In March, the municipality met with OR Tambo municipality mayor Zoleka Capa-Langa to ”expedite” the possibility of conferring the KSD with water and sanitation service provider status in order to improve its income revenue. The OR Tambo municipality took over the provision of water from the then UDM-led local municipality in 2003, a move that, at the time, was seen by the party as an attempt to undermine it and ”starve” the municipality of funds so that it could not deliver services to residents.

The municipal recovery plan, which was passed in July, included a number of financial management interventions, including the ”aggressive implementation of the credit control and debt collection by-laws”.

The plan, which would cost the municipality R9,4-million to implement, also included the development of service level agreements.

”Service level agreements in primary healthcare, municipal health, library, firefighting and disaster management services [are] likely to yield R20-million in revenue streams of the KSD municipality,” says the plan.

Although passed by all parties in the council, some opposition party members are doubtful whether the plan will succeed without a financial injection into the cash-strapped municipality.

Mthatha UDM leader Wandile Tsipa told the M&G that Mthatha is facing a ”severe financial crisis”, but that the ANC is ”living in a state of denial”.

”The whole town is going to the dogs. There is no service delivery. Refuse is not collected because there are no trucks. Sewage is overflowing in some areas because the pipes burst almost every week,” he said.

Tsipa has accused the ANC of lacking the ”political will” to solve the people of KSD’s problems, despite the fact that the council passed the municipal recovery plan.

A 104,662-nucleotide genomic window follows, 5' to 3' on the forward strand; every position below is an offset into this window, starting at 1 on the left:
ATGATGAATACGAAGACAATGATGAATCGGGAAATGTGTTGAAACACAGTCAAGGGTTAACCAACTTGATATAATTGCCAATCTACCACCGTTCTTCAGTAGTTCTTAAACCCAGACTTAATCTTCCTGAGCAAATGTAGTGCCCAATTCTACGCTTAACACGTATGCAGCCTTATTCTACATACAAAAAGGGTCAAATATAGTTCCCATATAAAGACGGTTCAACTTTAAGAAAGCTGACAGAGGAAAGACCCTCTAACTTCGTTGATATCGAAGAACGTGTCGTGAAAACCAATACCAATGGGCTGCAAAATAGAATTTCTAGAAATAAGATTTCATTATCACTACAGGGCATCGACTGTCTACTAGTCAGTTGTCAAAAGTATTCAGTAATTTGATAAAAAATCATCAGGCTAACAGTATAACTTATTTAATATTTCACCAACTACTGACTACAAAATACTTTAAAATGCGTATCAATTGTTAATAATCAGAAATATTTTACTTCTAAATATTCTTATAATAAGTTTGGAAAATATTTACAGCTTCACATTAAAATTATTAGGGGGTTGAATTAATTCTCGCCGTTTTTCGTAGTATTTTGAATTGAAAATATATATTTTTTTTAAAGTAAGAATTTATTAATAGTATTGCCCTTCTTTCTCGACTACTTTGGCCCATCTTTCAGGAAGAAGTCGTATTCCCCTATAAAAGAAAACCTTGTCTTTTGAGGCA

”The plan does not address the root causes of the financial crisis. It is only about belt-tightening and writing off some of the debts, but it doesn’t talk of any financial injection.”

Looking back, looking forward

  • Mthatha was the former capital of the Transkei homeland, which became a nominally independent sate in 1976 and was ruled mainly by Chief Kaizer Daliwonga Matanzima.
  • In 1987, Bantu Holomisa, the United Democratic Movement president, led a coup, which ousted the homeland’s first female prime minister Stella Sigcau. Sigcau died last year.
  • After the 1994 general elections, Transkei was incorporated into the Eastern Cape provincial government and Mthatha and Mqanduli transitional local councils were ruled by the ANC.
  • Shortly before the 2000 local elections, the two councils were merged to form the King Sabata Dalindyebo (KSD) local municipality.
  • The ANC lost control of KSD to the UDM during the 2000 elections, but regained control of the municipality in June 2004 after local by-elections.

Today, the municipality is owed R250-million in unpaid service fees.

  1. It owes the South African Revenue Service R18-million, the Public Investment Corporation R84-million, the national department of water affairs and forestry R46-million and the Development Bank of Southern Africa R13-million.
  2. KSD is one of the seven municipalities that comprise the OR Tambo district municipality, which caters to 1,8-million people.
  3. According to the provincial government, 77% of OR Tambo’s economically active people are unemployed and 88% of households live below the poverty line.
  4. According to OR Tambo mayor Zoleka Capa-Langa, 72% of OR Tambo’s revenue comes from external grants; 51% of households do not have water; and 58% do not have sanitation.
  5. The municipality requires R1,7billion to reverse the current water and sanitation backlog, which is lagging close to 10 years behind national targets.

New developments under way and others on the pipeline provide a gleam of hope for the crisis-ridden municipality:

  • A R130-million shopping complex is being developed at the former site of the Independence stadium, previously home to the former Premier Soccer League side Bush Bucks.
  • A R15-million airport development that will see land around the Mthatha airport transformed into fresh produce fields.
  • The construction of a R35-million, 50-bed, three-star hotel and conference facility, and a 65 000seat stadium is also in the pipeline in preparation for the 2010 Soccer World Cup.
  • One of the major projects in the pipeline is the R500-million development of land along the N2 to East London near Nkululekweni (Mthatha) for a shopping complex, motor showrooms, office parks and residential townhouses.

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Mbuyisi Mgibisa
Guest Author